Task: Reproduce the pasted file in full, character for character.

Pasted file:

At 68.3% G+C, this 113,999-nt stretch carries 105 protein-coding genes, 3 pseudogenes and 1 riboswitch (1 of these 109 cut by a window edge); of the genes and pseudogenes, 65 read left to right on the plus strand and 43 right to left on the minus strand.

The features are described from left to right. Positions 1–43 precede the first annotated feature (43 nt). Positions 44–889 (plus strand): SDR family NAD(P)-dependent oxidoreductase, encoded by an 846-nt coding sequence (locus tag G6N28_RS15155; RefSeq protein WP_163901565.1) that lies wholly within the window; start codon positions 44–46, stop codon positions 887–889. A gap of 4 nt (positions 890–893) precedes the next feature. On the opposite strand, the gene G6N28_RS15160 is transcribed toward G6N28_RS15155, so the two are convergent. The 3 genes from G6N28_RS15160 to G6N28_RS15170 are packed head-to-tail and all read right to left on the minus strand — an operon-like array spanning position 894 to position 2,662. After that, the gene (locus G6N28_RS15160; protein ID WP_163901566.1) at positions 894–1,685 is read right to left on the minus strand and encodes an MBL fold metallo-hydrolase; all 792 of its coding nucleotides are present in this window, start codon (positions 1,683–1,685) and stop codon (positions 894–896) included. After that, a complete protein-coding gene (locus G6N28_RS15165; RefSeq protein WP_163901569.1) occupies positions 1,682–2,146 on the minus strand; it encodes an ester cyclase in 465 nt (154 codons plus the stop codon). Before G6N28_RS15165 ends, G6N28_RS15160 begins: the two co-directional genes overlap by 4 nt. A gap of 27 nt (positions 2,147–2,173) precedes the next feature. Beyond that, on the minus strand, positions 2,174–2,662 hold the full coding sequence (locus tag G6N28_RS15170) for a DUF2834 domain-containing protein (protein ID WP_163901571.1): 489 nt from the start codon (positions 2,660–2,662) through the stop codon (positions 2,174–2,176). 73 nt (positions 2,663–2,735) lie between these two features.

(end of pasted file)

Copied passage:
At 68.3% G+C, this 113,999-nt stretch carries 105 protein-coding genes, 3 pseudogenes and 1 riboswitch (1 of these 109 cut by a window edge); of the genes and pseudogenes, 65 read left to right on the plus strand and 43 right to left on the minus strand.

The features are described from left to right. Positions 1–43 precede the first annotated feature (43 nt). Positions 44–889 (plus strand): SDR family NAD(P)-dependent oxidoreductase, encoded by an 846-nt coding sequence (locus tag G6N28_RS15155; RefSeq protein WP_163901565.1) that lies wholly within the window; start codon positions 44–46, stop codon positions 887–889. A gap of 4 nt (positions 890–893) precedes the next feature. On the opposite strand, the gene G6N28_RS15160 is transcribed toward G6N28_RS15155, so the two are convergent. The 3 genes from G6N28_RS15160 to G6N28_RS15170 are packed head-to-tail and all read right to left on the minus strand — an operon-like array spanning position 894 to position 2,662. After that, the gene (locus G6N28_RS15160; protein ID WP_163901566.1) at positions 894–1,685 is read right to left on the minus strand and encodes an MBL fold metallo-hydrolase; all 792 of its coding nucleotides are present in this window, start codon (positions 1,683–1,685) and stop codon (positions 894–896) included. After that, a complete protein-coding gene (locus G6N28_RS15165; RefSeq protein WP_163901569.1) occupies positions 1,682–2,146 on the minus strand; it encodes an ester cyclase in 465 nt (154 codons plus the stop codon). Before G6N28_RS15165 ends, G6N28_RS15160 begins: the two co-directional genes overlap by 4 nt. A gap of 27 nt (positions 2,147–2,173) precedes the next feature. Beyond that, on the minus strand, positions 2,174–2,662 hold the full coding sequence (locus tag G6N28_RS15170) for a DUF2834 domain-containing protein (protein ID WP_163901571.1): 489 nt from the start codon (positions 2,660–2,662) through the stop codon (positions 2,174–2,176). 73 nt (positions 2,663–2,735) lie between these two features.